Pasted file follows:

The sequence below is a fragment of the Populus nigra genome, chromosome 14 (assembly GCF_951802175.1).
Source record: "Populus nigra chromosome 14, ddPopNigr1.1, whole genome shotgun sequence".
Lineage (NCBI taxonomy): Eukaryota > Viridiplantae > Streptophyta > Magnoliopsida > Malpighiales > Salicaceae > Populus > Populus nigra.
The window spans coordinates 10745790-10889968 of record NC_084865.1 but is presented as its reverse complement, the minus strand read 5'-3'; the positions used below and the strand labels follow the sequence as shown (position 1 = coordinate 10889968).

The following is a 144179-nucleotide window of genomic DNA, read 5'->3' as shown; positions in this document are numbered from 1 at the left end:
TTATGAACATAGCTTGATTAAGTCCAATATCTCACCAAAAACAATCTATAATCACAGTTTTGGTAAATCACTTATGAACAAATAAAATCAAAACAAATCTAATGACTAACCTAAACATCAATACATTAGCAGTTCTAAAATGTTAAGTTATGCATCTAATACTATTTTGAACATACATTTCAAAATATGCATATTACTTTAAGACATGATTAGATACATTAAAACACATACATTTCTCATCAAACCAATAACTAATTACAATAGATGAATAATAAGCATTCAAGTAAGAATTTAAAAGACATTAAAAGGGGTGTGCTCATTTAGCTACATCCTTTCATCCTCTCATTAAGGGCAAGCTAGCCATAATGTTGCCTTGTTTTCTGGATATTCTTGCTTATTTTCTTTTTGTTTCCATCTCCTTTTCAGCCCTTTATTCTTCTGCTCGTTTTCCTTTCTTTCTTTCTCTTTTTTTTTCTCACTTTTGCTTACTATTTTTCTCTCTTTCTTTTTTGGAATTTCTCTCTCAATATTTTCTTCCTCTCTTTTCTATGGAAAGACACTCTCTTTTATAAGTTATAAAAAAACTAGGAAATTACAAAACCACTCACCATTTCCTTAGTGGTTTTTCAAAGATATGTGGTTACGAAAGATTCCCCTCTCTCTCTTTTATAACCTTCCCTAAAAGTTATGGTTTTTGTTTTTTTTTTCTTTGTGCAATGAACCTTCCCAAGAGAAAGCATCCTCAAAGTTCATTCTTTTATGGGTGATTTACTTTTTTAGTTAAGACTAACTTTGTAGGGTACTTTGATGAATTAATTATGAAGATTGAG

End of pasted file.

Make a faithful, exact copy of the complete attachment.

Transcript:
The sequence below is a fragment of the Populus nigra genome, chromosome 14 (assembly GCF_951802175.1).
Source record: "Populus nigra chromosome 14, ddPopNigr1.1, whole genome shotgun sequence".
Lineage (NCBI taxonomy): Eukaryota > Viridiplantae > Streptophyta > Magnoliopsida > Malpighiales > Salicaceae > Populus > Populus nigra.
The window spans coordinates 10745790-10889968 of record NC_084865.1 but is presented as its reverse complement, the minus strand read 5'-3'; the positions used below and the strand labels follow the sequence as shown (position 1 = coordinate 10889968).

The following is a 144179-nucleotide window of genomic DNA, read 5'->3' as shown; positions in this document are numbered from 1 at the left end:
TTATGAACATAGCTTGATTAAGTCCAATATCTCACCAAAAACAATCTATAATCACAGTTTTGGTAAATCACTTATGAACAAATAAAATCAAAACAAATCTAATGACTAACCTAAACATCAATACATTAGCAGTTCTAAAATGTTAAGTTATGCATCTAATACTATTTTGAACATACATTTCAAAATATGCATATTACTTTAAGACATGATTAGATACATTAAAACACATACATTTCTCATCAAACCAATAACTAATTACAATAGATGAATAATAAGCATTCAAGTAAGAATTTAAAAGACATTAAAAGGGGTGTGCTCATTTAGCTACATCCTTTCATCCTCTCATTAAGGGCAAGCTAGCCATAATGTTGCCTTGTTTTCTGGATATTCTTGCTTATTTTCTTTTTGTTTCCATCTCCTTTTCAGCCCTTTATTCTTCTGCTCGTTTTCCTTTCTTTCTTTCTCTTTTTTTTTCTCACTTTTGCTTACTATTTTTCTCTCTTTCTTTTTTGGAATTTCTCTCTCAATATTTTCTTCCTCTCTTTTCTATGGAAAGACACTCTCTTTTATAAGTTATAAAAAAACTAGGAAATTACAAAACCACTCACCATTTCCTTAGTGGTTTTTCAAAGATATGTGGTTACGAAAGATTCCCCTCTCTCTCTTTTATAACCTTCCCTAAAAGTTATGGTTTTTGTTTTTTTTTTCTTTGTGCAATGAACCTTCCCAAGAGAAAGCATCCTCAAAGTTCATTCTTTTATGGGTGATTTACTTTTTTAGTTAAGACTAACTTTGTAGGGTACTTTGATGAATTAATTATGAAGATTGAG